Hot rodders prefer coupes. (Editor’s note: I knew it wouldn’t take long for Pat and I to disagree. Hot Rodders prefer highboy roadsters!) They’re smaller, lighter, quicker, more intimate, and sportier than sedans. Well, yes, earlier sedans like A’s, Deuces, and ’34s—especially with chopped tops—do make good rod material, but it’s the later, fatter, and especially boxier sedans that rodders and customizers tend to eschew. Such sedans too often have the word “family” tacked in front.

The mild but effective transformation shown here applies to ’49-51 shoebox Fords. During these years the difference between a coupe and a sedan is that the former had a slightly shorter roof and one-piece rear side windows. Changing the sedan’s roof is not practical; changing the windows is not only relatively simple, but it really gives the family sedan a much cleaner look. In the case of my ’50 Ford Tudor, all the side glass needed replacing and the run channels were worn out anyway, so making the switch actually simplified the operation.

Though this modification is being performed on a Ford, you’ll find that many ’50s sedans (two- and four-door), have a similar two-piece rear quarter-window arrangement (to allow the roll-down part to clear the rear wheelwell), and can be converted to one-piece glass in the same way. The basic operation can also be used on many ’40s-50s sedans with chopped tops.

I had been planning this modification since I acquired this “family” car from my son, Bill, a couple years ago, and discussed doing it with Mike Cox at The Glass House in San Dimas, California, who has done all my custom glass work for years. My big surprise, when I finally got the car painted and ready for new glass, is that Cox didn’t answer the phone, Carson Hobson did.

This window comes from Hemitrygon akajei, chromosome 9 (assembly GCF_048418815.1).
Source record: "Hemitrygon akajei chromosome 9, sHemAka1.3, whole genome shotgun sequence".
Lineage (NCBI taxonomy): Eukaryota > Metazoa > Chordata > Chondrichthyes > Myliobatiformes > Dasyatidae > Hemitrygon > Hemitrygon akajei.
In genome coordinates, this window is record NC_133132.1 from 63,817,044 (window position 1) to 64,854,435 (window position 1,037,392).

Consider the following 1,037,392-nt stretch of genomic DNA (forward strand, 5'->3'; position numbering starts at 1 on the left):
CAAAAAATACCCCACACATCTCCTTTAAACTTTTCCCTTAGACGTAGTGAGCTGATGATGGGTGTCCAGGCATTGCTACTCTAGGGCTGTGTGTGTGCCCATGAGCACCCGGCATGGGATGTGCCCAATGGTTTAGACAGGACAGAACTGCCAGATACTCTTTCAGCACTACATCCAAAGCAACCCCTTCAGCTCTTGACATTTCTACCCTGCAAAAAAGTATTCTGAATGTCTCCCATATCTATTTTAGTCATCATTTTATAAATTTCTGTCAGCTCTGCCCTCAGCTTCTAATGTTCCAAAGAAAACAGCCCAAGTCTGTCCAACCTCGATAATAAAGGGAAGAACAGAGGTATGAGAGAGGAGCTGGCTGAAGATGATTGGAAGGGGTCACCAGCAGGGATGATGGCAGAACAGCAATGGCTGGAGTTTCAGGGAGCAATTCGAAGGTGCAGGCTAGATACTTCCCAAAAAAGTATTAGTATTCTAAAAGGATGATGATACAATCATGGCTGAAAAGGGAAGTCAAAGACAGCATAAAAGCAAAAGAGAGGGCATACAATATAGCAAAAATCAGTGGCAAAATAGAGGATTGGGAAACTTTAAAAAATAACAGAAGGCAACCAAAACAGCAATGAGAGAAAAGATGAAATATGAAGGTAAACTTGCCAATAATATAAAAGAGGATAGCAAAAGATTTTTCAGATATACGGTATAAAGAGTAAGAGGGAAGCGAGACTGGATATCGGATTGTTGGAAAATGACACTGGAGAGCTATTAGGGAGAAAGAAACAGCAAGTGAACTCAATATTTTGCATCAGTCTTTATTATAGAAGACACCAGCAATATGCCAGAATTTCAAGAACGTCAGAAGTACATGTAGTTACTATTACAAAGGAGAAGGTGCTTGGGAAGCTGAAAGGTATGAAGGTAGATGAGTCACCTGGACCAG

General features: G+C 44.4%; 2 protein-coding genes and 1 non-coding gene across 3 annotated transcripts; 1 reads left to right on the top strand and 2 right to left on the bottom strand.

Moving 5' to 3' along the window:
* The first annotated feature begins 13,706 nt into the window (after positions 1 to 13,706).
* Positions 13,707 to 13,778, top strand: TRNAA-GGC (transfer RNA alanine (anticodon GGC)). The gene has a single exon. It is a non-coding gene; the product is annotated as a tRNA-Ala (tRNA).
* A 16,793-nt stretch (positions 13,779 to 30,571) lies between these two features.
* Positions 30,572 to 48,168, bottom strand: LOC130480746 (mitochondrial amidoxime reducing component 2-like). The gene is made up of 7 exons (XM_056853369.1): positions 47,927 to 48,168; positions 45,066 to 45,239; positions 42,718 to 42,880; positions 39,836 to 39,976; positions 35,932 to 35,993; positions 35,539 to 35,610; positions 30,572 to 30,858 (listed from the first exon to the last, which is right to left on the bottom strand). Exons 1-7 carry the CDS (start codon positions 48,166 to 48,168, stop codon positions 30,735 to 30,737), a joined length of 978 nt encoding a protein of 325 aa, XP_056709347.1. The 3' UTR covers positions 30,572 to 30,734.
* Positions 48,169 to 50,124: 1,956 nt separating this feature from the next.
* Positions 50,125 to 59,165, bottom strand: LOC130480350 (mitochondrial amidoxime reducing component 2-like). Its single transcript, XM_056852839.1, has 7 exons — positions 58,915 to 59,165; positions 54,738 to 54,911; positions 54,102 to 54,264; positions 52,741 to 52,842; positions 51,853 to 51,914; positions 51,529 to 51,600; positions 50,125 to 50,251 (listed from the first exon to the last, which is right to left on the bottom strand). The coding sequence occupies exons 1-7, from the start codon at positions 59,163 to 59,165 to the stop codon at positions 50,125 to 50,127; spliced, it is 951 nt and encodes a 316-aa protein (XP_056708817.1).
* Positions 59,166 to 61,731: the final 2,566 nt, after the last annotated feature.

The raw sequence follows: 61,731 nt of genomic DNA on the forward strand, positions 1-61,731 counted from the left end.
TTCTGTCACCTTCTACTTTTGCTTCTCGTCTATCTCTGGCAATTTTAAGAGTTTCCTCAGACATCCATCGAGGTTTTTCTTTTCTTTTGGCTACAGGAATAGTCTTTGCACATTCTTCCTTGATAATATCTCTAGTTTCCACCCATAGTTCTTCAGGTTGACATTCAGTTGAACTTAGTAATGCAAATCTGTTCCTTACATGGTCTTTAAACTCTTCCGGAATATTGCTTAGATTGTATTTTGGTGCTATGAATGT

Little did I know Cox was planning to retire and move to Arizona. Well, he did, and he ceded the entire Glass House business, including all his rare, early glass patterns and the several mail-order kits and accessories that he has offered to the much younger but just as talented Hobson who has been running his own similar business, called Street Rod Glass, in Riverside, California, since 1999. This made a somewhat longer drive for me to get all my glass installed and take these pictures, but the good news is that Hobson does the majority of his work mail-order, to wherever you live. If it’s standard glass you need for an early rod, custom, or restoration, he can cut it to fit from his numerous vintage patterns, preferably in tempered glass, and either in clear or in various tints.

For custom glass (shown here), Hobson suggests you measure the perimeter of your window opening, then order the felt and/or rubber channel you need to fit it (which he ships in a tube). When it arrives, cut a pattern out of 1/4-inch Masonite, and then trim it to fit the opening tightly with the channel fitted in place. Make sure this pattern fits both sides of the car (mine differed by 1/4-inch—fit the smaller opening). Then you can simply trace around this Masonite pattern onto a large piece of butcher paper, which you can roll or fold up and send to Hobson to cut your glass to fit. He’ll send the glass back in flat, reinforced cardboard cartons.

So that’s it. The Glass House and Street Rod Glass are now one, offering the same products you’ve seen advertised here for years, replacement mail-order glass for early rods or restorations, and even custom glass cut to fit—as shown here—as long as you can supply them with an accurate pattern. And the work is as good as ever. I can vouch for that.

SOURCE
Street Rod Glass/The Glass House
888-876-1116
www.streetrodglass.com